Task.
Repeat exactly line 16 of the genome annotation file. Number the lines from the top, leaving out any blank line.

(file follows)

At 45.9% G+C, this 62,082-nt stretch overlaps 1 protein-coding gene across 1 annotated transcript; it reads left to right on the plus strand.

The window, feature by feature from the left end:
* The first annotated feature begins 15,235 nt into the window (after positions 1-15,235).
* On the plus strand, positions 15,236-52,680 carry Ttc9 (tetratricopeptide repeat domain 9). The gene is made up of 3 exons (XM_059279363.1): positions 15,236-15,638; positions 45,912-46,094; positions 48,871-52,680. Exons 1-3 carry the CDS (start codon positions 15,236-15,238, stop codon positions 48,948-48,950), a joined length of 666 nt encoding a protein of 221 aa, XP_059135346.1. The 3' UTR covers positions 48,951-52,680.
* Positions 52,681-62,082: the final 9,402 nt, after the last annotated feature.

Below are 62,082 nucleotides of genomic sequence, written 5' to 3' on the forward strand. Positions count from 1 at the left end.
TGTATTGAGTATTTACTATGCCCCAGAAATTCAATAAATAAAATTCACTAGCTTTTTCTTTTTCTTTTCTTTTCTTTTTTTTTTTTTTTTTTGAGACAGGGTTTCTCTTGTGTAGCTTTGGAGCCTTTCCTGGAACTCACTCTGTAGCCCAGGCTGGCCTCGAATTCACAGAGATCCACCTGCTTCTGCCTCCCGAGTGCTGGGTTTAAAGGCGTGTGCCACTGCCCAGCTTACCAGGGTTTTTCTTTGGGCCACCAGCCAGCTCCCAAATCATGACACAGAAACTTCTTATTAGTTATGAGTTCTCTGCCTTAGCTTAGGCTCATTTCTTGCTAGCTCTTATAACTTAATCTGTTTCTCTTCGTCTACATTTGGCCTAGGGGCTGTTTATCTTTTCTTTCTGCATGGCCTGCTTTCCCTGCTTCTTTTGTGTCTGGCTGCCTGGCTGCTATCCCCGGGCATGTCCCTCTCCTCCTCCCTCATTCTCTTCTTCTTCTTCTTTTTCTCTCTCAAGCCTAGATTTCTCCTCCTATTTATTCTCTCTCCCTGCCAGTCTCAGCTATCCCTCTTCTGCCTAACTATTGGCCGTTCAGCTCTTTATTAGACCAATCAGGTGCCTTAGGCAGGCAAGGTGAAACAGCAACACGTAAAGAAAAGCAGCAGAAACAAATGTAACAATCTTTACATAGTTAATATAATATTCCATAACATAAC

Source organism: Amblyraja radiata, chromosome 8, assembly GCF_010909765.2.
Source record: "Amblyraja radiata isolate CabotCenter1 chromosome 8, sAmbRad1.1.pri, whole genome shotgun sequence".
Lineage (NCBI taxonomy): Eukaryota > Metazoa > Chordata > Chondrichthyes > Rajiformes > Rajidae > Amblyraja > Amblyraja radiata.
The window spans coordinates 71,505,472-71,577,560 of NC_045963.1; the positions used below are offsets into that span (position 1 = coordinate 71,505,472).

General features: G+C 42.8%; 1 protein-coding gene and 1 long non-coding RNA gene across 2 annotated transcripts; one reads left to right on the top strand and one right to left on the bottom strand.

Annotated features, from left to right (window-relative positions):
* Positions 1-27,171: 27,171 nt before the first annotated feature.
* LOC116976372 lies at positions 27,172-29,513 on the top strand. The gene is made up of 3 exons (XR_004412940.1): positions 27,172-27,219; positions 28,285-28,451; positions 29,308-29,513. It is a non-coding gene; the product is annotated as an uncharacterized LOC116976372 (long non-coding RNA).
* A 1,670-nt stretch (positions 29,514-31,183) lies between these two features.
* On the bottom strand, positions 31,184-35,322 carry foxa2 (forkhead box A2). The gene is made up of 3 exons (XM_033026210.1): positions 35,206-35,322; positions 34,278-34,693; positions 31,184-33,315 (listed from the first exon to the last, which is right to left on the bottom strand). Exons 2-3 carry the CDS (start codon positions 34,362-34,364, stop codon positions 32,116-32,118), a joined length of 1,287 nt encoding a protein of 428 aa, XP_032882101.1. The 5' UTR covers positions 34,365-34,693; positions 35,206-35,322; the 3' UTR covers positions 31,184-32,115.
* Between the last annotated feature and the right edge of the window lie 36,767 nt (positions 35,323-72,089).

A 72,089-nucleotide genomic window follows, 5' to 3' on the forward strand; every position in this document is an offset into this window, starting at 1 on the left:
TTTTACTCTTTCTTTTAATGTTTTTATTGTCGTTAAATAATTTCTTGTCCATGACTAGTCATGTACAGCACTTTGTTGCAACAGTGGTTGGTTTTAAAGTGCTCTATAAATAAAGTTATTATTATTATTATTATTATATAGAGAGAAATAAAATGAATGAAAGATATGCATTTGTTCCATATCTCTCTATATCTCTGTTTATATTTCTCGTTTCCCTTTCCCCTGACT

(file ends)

* A 1,670-nt stretch (positions 29,514-31,183) lies between these two features.